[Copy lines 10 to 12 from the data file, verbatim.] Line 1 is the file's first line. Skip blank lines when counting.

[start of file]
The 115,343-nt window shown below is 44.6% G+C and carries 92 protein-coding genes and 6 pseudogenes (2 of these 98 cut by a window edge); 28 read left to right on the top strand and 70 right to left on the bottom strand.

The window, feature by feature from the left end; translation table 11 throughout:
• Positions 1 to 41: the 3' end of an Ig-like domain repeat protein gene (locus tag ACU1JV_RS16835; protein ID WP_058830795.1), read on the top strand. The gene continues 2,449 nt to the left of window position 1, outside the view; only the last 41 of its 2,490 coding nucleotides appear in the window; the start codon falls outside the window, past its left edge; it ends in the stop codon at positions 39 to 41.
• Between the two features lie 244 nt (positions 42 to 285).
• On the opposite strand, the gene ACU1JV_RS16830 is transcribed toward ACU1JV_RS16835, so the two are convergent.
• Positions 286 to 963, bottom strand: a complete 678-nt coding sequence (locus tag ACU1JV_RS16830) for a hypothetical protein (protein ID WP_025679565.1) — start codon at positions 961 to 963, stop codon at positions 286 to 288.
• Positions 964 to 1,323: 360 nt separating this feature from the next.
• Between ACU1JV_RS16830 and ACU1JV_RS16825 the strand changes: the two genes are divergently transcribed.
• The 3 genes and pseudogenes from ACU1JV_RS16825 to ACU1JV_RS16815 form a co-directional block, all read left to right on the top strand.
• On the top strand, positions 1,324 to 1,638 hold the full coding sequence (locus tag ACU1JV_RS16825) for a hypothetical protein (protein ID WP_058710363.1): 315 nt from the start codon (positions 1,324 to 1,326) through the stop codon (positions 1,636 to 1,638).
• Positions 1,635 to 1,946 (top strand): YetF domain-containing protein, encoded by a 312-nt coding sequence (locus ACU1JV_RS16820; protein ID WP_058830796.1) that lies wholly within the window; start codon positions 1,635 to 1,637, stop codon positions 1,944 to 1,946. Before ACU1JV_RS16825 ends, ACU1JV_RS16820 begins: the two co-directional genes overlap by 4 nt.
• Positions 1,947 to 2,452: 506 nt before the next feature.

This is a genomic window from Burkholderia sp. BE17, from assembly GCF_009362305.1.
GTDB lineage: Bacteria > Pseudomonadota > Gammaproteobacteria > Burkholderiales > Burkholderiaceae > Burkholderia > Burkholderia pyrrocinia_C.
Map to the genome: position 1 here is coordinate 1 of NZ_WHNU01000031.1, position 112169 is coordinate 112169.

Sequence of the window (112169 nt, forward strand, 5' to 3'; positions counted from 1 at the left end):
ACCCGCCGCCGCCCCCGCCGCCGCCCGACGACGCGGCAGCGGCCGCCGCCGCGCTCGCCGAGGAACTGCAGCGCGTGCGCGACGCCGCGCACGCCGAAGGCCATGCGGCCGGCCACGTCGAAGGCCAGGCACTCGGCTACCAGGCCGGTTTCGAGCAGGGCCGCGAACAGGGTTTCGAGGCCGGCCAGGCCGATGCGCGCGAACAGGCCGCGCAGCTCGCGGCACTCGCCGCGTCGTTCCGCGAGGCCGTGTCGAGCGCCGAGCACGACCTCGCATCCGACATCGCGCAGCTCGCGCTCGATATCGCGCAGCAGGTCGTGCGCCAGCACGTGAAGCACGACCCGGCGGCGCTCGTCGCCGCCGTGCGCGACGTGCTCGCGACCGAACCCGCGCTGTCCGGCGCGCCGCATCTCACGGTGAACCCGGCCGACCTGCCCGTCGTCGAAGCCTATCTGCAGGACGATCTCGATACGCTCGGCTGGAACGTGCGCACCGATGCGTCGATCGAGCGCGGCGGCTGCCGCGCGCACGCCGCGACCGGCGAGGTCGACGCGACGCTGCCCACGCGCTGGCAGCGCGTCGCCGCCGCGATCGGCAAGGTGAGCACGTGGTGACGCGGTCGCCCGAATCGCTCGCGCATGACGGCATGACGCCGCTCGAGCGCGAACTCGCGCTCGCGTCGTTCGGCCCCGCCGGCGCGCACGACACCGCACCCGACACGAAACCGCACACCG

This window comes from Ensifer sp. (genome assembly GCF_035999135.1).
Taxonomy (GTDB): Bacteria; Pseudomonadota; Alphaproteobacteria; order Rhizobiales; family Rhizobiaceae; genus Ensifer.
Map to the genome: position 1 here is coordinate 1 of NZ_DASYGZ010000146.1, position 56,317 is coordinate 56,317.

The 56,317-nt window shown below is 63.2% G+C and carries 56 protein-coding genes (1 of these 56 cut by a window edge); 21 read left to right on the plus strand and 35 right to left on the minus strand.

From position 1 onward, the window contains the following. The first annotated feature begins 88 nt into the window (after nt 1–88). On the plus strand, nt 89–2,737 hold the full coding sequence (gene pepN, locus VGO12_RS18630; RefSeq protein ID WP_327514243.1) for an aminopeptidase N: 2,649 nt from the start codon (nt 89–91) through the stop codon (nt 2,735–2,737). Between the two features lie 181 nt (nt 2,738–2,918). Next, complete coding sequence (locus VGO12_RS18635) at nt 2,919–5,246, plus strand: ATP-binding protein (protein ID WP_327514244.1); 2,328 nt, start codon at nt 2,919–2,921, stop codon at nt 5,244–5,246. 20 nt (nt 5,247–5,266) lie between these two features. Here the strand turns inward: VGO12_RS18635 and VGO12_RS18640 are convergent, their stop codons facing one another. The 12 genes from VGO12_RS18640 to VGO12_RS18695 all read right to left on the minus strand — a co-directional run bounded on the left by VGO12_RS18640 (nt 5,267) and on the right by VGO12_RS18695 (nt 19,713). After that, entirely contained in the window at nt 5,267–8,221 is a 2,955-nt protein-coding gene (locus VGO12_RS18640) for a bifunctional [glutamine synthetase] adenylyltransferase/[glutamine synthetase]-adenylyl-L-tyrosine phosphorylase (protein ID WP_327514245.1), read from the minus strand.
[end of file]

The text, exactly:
• On the top strand, positions 1,324 to 1,638 hold the full coding sequence (locus tag ACU1JV_RS16825) for a hypothetical protein (protein ID WP_058710363.1): 315 nt from the start codon (positions 1,324 to 1,326) through the stop codon (positions 1,636 to 1,638).
• Positions 1,635 to 1,946 (top strand): YetF domain-containing protein, encoded by a 312-nt coding sequence (locus ACU1JV_RS16820; protein ID WP_058830796.1) that lies wholly within the window; start codon positions 1,635 to 1,637, stop codon positions 1,944 to 1,946. Before ACU1JV_RS16825 ends, ACU1JV_RS16820 begins: the two co-directional genes overlap by 4 nt.
• Positions 1,947 to 2,452: 506 nt before the next feature.